Let's pretend you're a senior biology major, but the only reason you chose biology in the first place is because you liked going to zoos and didn't really know what else to major in. Now as graduation approaches, you wish you could go back and major in communications and become a writer instead.
Changing your major now isn't a realistic option. You simply can't afford it in terms of money, time or energy. You just have to wrap up what you started and graduate with the wrong degree.
Does this mean you're doomed to a career you don't care about? No. As author Patrick Combs writes in his book, Major in Success:
If statistical averages and present-day trends are any indication of how things will go for you, there's a 70 percent chance your first job will be related to your major. But after that, it's likely your career will progress like a pinball. Many, if not most, people end up in all kinds of jobs that have nothing to do with their major.
Here are some ways to apply your wrong degree to the right career:
Focus on Transferable Skills
These are the skills you can easily transfer from one job or career to another. If you're a biology major who wants to work in communications, your transferable skills might include:
- The research skills you gained in your biology lab courses. You can use them to gather, analyze and make sense of information before you write about it.
- The analytical skills you developed when researching your biology papers can be used to determine if the information you're gathering is accurate and legitimate.
- The writing skills you polished when actually creating your biology papers can now help you write about other topics.
Supplement Your Wrong Degree with the Right Experience
As biology major, for instance, you may not have even considered doing an internship with a public relations firm or publishing company. But that doesn't mean you can't pursue such an internship now, or even after you graduate. As any employer will tell you, appropriate experience will make up for the wrong degree or even surpass the right one.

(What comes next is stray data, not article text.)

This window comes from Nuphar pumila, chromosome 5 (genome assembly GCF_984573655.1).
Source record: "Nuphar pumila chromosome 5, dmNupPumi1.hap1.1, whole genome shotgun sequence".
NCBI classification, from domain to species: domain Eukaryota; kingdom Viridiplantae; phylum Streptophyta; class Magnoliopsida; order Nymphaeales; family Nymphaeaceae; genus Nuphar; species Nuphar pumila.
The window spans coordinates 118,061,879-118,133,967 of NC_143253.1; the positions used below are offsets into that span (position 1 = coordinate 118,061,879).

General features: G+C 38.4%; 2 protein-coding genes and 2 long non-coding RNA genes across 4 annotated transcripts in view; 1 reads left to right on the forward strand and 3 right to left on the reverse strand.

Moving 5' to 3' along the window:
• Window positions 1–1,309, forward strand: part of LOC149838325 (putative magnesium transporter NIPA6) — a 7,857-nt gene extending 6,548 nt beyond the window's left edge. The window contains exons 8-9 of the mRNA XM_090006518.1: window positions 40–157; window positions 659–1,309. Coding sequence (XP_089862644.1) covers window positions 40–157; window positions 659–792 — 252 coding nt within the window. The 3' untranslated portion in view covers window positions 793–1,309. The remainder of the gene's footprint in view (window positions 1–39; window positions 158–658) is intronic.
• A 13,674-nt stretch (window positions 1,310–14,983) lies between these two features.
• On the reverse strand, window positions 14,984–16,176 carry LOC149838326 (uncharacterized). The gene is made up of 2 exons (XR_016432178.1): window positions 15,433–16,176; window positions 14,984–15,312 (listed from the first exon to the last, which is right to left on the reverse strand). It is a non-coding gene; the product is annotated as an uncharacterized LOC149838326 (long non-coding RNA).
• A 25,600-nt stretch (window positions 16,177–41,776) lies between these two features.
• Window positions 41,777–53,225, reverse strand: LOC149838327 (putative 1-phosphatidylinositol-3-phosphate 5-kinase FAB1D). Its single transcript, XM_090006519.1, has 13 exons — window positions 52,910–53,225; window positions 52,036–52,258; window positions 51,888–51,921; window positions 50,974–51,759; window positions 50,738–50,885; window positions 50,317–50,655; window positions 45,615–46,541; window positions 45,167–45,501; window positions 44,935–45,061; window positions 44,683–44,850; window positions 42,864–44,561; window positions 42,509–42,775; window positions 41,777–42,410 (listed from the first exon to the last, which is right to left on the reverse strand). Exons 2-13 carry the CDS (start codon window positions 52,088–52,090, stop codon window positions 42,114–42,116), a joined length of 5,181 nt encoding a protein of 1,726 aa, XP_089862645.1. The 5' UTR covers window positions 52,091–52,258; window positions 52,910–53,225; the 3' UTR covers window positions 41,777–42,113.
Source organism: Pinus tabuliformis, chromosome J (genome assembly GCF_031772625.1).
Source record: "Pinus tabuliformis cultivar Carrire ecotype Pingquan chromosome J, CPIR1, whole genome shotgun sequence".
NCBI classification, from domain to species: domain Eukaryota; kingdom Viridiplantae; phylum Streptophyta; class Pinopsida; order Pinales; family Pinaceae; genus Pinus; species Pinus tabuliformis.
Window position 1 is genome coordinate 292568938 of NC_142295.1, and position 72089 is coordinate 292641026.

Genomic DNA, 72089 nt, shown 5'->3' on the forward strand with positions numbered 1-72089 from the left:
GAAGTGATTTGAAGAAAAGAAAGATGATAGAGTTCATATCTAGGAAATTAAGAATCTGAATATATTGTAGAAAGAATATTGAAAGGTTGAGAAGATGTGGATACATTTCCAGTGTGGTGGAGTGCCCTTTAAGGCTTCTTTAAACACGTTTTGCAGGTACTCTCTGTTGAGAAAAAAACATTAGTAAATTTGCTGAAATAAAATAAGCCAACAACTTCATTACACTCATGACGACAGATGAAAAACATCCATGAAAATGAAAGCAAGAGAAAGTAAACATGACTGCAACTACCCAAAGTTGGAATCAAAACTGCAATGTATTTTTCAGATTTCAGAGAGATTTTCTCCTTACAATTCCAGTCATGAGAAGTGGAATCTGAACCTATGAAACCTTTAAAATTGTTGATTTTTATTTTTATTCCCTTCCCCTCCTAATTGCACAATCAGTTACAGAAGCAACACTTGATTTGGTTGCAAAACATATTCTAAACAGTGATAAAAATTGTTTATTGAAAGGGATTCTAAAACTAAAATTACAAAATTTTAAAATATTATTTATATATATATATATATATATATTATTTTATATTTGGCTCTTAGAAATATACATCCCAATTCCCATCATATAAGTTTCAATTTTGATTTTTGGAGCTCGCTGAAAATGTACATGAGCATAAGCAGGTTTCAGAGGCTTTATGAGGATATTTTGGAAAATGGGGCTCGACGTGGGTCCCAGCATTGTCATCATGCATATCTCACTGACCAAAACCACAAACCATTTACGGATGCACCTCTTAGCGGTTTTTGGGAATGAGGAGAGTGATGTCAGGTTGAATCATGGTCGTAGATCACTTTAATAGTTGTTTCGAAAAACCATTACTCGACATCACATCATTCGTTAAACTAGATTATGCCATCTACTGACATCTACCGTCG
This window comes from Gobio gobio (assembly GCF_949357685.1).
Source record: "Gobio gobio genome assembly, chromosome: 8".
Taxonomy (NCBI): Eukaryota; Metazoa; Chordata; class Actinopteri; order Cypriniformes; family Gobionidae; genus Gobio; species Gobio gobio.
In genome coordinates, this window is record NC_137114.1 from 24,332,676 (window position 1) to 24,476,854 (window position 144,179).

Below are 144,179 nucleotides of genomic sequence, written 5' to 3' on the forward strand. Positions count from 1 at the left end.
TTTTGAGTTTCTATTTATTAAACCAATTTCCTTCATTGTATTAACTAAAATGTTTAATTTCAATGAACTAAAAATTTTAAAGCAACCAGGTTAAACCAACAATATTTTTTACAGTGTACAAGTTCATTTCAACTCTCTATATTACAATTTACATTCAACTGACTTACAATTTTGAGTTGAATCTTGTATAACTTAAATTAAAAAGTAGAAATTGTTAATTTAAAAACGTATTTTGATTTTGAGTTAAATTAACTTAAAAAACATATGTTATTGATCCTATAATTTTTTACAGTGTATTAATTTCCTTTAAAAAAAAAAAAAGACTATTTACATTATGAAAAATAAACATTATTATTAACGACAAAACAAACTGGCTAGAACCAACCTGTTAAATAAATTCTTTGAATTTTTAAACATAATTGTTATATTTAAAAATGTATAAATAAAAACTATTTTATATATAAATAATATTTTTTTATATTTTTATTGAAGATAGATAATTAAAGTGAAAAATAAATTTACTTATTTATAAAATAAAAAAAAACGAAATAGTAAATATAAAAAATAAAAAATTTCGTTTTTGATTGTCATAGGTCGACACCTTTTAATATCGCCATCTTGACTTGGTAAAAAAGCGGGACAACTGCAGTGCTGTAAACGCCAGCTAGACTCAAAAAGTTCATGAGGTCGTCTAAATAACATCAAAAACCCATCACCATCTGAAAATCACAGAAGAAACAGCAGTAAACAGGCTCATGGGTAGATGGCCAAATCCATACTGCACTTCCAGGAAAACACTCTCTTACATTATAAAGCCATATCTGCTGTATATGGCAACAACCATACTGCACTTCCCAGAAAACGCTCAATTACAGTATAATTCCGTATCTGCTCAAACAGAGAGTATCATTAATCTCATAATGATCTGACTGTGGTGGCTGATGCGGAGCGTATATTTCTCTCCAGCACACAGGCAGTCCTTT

For example, you could combine your biology background with your interest in gaining communications experience by:
- Pursuing an editorial internship with the National Wildlife Federation.
- Offering to write content for a scientific publishing company's Web site.
- Volunteering to develop brochures and other marketing materials for the American Zoo and Aquarium Association.
Look for Exceptions to the Rule
Maybe you've heard from other people, "You have to be a communications major to become a writer." Not so. In practically every field, there are exceptions to the rule.
As author Richard Bolles writes in his best-selling career book, What Color Is Your Parachute?:
…No matter how many people tell you that such-and-so are the rules about getting into a particular occupation, and there are no exceptions -- believe me, there are exceptions (except where a profession has rigid entrance examinations, as in, say, medicine or law). Rules are rules. But somewhere in this vast world, somebody found a way to get into this career you dream of, without going through all the hoops that everyone else is telling you are absolutely essential.
Your job then, Bolles stresses, is to find that person and ask him how you can do the same thing, whether you're a biology major trying to become a writer or any other major trying to become something outside the norm.
In all but the most strictly regulated fields, there's no such thing as the wrong major. So if you find yourself thinking you've taken the wrong educational path, think again. Start exploring the many ways you can turn your wrong background into the career that's right for you.